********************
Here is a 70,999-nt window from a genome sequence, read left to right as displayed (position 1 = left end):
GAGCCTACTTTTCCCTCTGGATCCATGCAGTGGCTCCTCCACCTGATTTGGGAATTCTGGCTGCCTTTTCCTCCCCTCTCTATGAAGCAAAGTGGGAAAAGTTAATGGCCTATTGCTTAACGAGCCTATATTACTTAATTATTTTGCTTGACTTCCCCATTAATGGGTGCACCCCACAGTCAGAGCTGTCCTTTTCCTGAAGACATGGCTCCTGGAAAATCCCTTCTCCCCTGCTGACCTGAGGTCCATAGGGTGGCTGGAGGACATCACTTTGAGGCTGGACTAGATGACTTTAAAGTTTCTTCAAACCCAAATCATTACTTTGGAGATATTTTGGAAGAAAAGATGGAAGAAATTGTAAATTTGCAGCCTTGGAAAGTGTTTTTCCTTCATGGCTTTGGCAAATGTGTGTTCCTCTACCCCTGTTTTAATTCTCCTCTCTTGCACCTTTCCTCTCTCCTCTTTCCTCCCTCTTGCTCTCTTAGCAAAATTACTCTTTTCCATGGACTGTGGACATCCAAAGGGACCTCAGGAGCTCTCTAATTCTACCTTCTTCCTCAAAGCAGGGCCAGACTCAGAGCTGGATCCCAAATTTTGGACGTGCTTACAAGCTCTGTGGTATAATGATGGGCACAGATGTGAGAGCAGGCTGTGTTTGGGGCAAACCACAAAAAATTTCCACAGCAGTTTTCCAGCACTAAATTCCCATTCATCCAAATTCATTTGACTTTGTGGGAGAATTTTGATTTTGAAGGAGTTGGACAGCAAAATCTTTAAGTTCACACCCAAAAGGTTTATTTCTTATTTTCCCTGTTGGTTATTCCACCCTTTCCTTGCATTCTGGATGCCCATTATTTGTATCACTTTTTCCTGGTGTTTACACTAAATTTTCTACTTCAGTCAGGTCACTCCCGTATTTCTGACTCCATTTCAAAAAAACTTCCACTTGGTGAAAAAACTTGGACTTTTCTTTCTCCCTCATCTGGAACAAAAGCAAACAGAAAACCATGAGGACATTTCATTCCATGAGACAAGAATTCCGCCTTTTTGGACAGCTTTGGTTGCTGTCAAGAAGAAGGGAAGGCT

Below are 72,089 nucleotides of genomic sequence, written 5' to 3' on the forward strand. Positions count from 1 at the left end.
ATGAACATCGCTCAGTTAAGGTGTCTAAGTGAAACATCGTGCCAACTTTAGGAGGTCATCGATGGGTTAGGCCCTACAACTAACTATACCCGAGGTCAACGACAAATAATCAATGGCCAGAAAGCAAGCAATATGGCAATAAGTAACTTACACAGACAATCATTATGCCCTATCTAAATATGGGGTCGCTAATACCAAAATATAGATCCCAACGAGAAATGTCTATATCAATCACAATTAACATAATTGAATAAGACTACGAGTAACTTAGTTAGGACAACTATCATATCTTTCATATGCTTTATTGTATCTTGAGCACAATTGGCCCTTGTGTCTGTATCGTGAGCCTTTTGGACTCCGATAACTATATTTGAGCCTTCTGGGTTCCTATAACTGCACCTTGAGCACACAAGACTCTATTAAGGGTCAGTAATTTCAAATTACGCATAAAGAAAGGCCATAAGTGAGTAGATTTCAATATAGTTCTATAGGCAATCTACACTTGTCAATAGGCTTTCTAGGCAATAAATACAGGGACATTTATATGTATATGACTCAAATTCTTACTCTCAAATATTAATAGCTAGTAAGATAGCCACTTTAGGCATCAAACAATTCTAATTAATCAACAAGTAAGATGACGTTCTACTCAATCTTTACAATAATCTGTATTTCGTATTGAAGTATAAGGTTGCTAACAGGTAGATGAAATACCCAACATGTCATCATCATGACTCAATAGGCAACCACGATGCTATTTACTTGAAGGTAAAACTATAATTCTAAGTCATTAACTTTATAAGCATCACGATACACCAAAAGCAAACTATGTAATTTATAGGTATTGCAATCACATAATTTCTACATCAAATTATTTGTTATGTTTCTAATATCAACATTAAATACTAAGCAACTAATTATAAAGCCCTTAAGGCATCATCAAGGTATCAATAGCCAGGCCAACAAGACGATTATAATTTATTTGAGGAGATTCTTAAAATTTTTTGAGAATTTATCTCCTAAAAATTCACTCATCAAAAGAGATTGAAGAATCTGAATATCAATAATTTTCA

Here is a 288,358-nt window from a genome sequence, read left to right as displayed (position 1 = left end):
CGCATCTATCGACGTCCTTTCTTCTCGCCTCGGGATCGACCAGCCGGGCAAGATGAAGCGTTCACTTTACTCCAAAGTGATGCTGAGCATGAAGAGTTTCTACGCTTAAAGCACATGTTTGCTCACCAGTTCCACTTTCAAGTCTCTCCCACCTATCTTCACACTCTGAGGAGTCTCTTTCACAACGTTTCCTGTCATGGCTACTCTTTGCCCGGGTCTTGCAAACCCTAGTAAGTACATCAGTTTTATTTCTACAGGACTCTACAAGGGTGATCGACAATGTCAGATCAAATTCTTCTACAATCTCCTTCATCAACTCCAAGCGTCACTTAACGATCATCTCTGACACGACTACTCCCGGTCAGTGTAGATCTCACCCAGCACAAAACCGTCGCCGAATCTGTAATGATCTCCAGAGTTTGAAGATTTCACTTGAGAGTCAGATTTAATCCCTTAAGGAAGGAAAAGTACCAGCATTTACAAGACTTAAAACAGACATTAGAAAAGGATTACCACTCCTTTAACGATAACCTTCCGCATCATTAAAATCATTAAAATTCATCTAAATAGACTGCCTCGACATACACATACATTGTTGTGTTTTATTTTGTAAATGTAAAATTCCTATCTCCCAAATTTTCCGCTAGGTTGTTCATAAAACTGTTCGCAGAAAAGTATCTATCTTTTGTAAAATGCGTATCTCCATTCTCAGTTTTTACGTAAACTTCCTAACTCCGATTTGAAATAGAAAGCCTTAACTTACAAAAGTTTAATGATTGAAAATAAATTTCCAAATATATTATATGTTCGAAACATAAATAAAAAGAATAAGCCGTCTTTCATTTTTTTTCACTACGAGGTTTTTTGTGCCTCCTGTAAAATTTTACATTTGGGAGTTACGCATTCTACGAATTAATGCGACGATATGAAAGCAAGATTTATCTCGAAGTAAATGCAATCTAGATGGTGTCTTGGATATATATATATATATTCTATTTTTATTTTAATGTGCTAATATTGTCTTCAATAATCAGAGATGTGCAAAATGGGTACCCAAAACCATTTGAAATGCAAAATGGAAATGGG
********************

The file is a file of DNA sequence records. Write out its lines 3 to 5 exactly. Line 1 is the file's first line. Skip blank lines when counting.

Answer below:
Below are 72,089 nucleotides of genomic sequence, written 5' to 3' on the forward strand. Positions count from 1 at the left end.
ATGAACATCGCTCAGTTAAGGTGTCTAAGTGAAACATCGTGCCAACTTTAGGAGGTCATCGATGGGTTAGGCCCTACAACTAACTATACCCGAGGTCAACGACAAATAATCAATGGCCAGAAAGCAAGCAATATGGCAATAAGTAACTTACACAGACAATCATTATGCCCTATCTAAATATGGGGTCGCTAATACCAAAATATAGATCCCAACGAGAAATGTCTATATCAATCACAATTAACATAATTGAATAAGACTACGAGTAACTTAGTTAGGACAACTATCATATCTTTCATATGCTTTATTGTATCTTGAGCACAATTGGCCCTTGTGTCTGTATCGTGAGCCTTTTGGACTCCGATAACTATATTTGAGCCTTCTGGGTTCCTATAACTGCACCTTGAGCACACAAGACTCTATTAAGGGTCAGTAATTTCAAATTACGCATAAAGAAAGGCCATAAGTGAGTAGATTTCAATATAGTTCTATAGGCAATCTACACTTGTCAATAGGCTTTCTAGGCAATAAATACAGGGACATTTATATGTATATGACTCAAATTCTTACTCTCAAATATTAATAGCTAGTAAGATAGCCACTTTAGGCATCAAACAATTCTAATTAATCAACAAGTAAGATGACGTTCTACTCAATCTTTACAATAATCTGTATTTCGTATTGAAGTATAAGGTTGCTAACAGGTAGATGAAATACCCAACATGTCATCATCATGACTCAATAGGCAACCACGATGCTATTTACTTGAAGGTAAAACTATAATTCTAAGTCATTAACTTTATAAGCATCACGATACACCAAAAGCAAACTATGTAATTTATAGGTATTGCAATCACATAATTTCTACATCAAATTATTTGTTATGTTTCTAATATCAACATTAAATACTAAGCAACTAATTATAAAGCCCTTAAGGCATCATCAAGGTATCAATAGCCAGGCCAACAAGACGATTATAATTTATTTGAGGAGATTCTTAAAATTTTTTGAGAATTTATCTCCTAAAAATTCACTCATCAAAAGAGATTGAAGAATCTGAATATCAATAATTTTCA

Here is a 288,358-nt window from a genome sequence, read left to right as displayed (position 1 = left end):